Well, probably I’m not very good at shortening the names… Hello, DK online.
Heard the news? VMware partnered with AWS to help you with building a hybrid cloud. In a couple words: you can run your on-premises VMware infrastructure (vSphere, VSAN, and NSX) on Amazon’s cloud.
As you see from the picture, you’ll be able to manage your on-prem and SDDC deployment from vSenter. That’s pretty much the idea of a “hybrid cloud” if you’ve heard the word but were too shy to ask. Apart from that, nothing stops you from moving entirely to VMCAWS (can I use the name please?), making it a cloud-to-cloud deployment.
You know what’s cool? You can use vMotion between on-prem and the cloud! How crazy is that?
Apparently, VMware will be taking care of your cloud deployment, dealing with patching and hardware failures. And AWS will let you choose between an hourly basis or a subscription to get access to your environment.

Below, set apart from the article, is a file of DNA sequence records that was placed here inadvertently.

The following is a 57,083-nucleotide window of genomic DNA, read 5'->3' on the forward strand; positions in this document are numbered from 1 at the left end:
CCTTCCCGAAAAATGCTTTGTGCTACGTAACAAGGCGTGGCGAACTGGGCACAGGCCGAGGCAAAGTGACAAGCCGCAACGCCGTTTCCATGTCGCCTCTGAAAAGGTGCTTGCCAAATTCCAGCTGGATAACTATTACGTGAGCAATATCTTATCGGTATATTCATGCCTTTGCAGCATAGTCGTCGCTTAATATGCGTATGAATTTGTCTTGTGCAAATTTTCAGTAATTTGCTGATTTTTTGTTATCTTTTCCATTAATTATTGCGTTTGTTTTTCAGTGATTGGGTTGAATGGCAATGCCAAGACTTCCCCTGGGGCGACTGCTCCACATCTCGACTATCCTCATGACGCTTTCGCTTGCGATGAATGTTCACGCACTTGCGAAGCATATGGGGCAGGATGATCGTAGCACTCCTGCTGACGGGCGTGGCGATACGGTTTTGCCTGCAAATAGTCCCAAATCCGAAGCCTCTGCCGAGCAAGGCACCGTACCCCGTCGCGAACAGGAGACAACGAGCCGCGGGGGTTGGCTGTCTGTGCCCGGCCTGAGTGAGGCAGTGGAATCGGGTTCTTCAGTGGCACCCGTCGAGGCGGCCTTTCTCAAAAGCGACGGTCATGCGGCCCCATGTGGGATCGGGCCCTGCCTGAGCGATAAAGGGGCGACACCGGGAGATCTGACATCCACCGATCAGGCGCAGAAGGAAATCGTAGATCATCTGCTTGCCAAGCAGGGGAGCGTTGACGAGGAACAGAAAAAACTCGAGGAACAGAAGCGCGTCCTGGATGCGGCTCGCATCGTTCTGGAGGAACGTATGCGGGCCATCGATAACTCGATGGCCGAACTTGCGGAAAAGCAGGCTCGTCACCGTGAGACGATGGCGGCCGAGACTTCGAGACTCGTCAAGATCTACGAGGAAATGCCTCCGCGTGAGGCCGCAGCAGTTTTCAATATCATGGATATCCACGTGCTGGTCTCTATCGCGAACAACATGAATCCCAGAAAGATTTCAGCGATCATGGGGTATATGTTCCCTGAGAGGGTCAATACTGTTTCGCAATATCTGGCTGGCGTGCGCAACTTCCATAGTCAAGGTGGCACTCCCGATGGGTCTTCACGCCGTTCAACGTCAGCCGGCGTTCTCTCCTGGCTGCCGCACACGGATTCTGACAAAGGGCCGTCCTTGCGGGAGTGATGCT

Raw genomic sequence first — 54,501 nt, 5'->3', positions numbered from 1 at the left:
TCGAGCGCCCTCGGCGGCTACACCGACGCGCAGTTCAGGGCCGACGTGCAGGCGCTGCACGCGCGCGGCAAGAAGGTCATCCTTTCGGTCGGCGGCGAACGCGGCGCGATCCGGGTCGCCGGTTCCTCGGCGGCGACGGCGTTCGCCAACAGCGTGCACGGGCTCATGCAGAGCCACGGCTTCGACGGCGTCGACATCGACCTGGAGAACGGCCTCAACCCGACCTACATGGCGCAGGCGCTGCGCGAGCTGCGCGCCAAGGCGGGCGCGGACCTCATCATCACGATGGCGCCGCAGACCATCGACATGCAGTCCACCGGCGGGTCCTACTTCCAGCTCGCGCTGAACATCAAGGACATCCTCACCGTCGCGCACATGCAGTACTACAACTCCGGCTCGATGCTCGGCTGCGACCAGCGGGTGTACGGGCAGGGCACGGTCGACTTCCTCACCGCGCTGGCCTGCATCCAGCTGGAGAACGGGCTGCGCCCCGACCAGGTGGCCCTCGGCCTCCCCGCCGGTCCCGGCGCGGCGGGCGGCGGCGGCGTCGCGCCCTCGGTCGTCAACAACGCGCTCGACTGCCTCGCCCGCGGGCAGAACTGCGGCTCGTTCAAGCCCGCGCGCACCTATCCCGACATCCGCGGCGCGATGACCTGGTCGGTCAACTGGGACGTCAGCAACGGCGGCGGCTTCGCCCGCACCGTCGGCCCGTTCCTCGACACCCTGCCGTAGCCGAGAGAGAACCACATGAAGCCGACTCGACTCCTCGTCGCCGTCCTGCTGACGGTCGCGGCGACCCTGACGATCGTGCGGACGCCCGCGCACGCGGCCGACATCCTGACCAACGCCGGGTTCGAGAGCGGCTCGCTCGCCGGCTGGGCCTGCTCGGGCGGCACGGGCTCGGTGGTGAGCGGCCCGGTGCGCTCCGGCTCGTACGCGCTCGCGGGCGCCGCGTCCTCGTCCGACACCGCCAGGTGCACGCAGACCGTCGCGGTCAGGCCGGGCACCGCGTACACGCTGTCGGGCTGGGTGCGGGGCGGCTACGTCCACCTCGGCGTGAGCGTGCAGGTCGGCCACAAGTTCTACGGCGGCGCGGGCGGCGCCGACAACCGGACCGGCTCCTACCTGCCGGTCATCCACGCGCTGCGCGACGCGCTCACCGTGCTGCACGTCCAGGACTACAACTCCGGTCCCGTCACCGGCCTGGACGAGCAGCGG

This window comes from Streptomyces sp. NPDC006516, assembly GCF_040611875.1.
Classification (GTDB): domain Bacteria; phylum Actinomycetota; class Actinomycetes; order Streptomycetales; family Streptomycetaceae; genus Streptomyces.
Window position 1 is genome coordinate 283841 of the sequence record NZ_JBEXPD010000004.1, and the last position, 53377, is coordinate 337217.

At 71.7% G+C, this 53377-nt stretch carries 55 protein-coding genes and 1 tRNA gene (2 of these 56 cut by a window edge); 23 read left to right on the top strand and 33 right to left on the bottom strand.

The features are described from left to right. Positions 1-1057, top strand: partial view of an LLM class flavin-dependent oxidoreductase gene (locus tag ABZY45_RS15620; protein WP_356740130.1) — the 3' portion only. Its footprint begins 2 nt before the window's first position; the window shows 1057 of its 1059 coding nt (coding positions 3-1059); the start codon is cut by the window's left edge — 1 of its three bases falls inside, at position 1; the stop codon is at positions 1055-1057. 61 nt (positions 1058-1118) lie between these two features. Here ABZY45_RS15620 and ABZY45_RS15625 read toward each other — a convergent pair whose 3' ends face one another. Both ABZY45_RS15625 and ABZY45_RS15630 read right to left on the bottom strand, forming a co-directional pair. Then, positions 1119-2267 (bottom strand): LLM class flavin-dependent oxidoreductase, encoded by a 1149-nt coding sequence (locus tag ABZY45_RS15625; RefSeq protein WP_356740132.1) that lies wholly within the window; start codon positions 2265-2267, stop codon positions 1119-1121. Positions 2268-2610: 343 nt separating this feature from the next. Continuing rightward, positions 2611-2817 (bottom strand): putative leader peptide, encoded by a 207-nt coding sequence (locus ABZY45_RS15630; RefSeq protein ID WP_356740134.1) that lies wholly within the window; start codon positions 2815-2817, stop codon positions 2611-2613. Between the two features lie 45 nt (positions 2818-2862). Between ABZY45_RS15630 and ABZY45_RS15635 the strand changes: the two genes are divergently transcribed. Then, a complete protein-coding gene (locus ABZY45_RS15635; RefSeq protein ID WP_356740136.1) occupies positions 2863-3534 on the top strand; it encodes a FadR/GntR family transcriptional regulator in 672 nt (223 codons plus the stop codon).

Right now we can just wait for the release date, but that might be an interesting thing. One concern I have (as a Veeam employee) is if we’ll have access to VDDK. VMCAWS claims to be “bare-metal” on the one hand but “managed” on the other. I’ll update when the thing is out.
Everything is relative, you know. I felt it after I attended full-blown MS Ignite and then went to a small community event called TechUnplugged in Amsterdam.
Microsoft’s marketing machine can sell a bottle of water to a drowning man, especially when it comes to the cloud. During Ignite I’ve heard a lot about how impressive and disruptive the cloud is. And you know what, I was sold. And I’m not even saying they are lying or anything, it is in fact very promising technology.
The things get worse when it comes to a real-world implementation.